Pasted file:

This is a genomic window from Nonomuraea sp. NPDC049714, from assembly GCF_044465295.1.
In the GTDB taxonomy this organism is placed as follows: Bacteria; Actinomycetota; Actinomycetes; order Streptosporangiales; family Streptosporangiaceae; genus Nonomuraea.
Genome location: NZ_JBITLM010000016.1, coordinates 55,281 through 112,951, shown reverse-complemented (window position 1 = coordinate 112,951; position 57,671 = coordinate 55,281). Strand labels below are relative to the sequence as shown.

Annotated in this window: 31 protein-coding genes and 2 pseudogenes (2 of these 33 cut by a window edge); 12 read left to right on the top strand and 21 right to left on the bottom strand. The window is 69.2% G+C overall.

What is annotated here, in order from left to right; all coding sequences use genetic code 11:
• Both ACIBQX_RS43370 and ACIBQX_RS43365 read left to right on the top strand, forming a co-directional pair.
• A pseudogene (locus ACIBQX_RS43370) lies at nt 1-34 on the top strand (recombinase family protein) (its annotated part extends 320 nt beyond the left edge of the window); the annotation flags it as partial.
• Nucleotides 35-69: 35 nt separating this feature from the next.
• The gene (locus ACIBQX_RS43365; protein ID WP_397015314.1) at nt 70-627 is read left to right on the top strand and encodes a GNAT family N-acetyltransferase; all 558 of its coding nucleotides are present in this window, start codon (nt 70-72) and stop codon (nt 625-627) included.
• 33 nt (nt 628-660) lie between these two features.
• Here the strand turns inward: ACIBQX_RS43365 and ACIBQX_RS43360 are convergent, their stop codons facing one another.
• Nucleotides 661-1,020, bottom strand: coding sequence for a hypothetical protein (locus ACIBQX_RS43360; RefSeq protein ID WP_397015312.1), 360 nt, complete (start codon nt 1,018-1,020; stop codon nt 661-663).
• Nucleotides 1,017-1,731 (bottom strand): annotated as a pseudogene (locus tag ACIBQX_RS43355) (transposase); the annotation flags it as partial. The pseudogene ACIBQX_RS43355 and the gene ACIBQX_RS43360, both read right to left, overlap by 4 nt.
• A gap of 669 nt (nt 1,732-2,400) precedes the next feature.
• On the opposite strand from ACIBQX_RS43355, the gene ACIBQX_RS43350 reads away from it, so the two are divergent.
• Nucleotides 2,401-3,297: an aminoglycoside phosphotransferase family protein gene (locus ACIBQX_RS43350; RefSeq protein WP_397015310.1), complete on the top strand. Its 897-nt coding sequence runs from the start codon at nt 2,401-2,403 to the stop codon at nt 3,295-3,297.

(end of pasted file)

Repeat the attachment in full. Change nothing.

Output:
This is a genomic window from Nonomuraea sp. NPDC049714, from assembly GCF_044465295.1.
In the GTDB taxonomy this organism is placed as follows: Bacteria; Actinomycetota; Actinomycetes; order Streptosporangiales; family Streptosporangiaceae; genus Nonomuraea.
Genome location: NZ_JBITLM010000016.1, coordinates 55,281 through 112,951, shown reverse-complemented (window position 1 = coordinate 112,951; position 57,671 = coordinate 55,281). Strand labels below are relative to the sequence as shown.

Annotated in this window: 31 protein-coding genes and 2 pseudogenes (2 of these 33 cut by a window edge); 12 read left to right on the top strand and 21 right to left on the bottom strand. The window is 69.2% G+C overall.

What is annotated here, in order from left to right; all coding sequences use genetic code 11:
• Both ACIBQX_RS43370 and ACIBQX_RS43365 read left to right on the top strand, forming a co-directional pair.
• A pseudogene (locus ACIBQX_RS43370) lies at nt 1-34 on the top strand (recombinase family protein) (its annotated part extends 320 nt beyond the left edge of the window); the annotation flags it as partial.
• Nucleotides 35-69: 35 nt separating this feature from the next.
• The gene (locus ACIBQX_RS43365; protein ID WP_397015314.1) at nt 70-627 is read left to right on the top strand and encodes a GNAT family N-acetyltransferase; all 558 of its coding nucleotides are present in this window, start codon (nt 70-72) and stop codon (nt 625-627) included.
• 33 nt (nt 628-660) lie between these two features.
• Here the strand turns inward: ACIBQX_RS43365 and ACIBQX_RS43360 are convergent, their stop codons facing one another.
• Nucleotides 661-1,020, bottom strand: coding sequence for a hypothetical protein (locus ACIBQX_RS43360; RefSeq protein ID WP_397015312.1), 360 nt, complete (start codon nt 1,018-1,020; stop codon nt 661-663).
• Nucleotides 1,017-1,731 (bottom strand): annotated as a pseudogene (locus tag ACIBQX_RS43355) (transposase); the annotation flags it as partial. The pseudogene ACIBQX_RS43355 and the gene ACIBQX_RS43360, both read right to left, overlap by 4 nt.
• A gap of 669 nt (nt 1,732-2,400) precedes the next feature.
• On the opposite strand from ACIBQX_RS43355, the gene ACIBQX_RS43350 reads away from it, so the two are divergent.
• Nucleotides 2,401-3,297: an aminoglycoside phosphotransferase family protein gene (locus ACIBQX_RS43350; RefSeq protein WP_397015310.1), complete on the top strand. Its 897-nt coding sequence runs from the start codon at nt 2,401-2,403 to the stop codon at nt 3,295-3,297.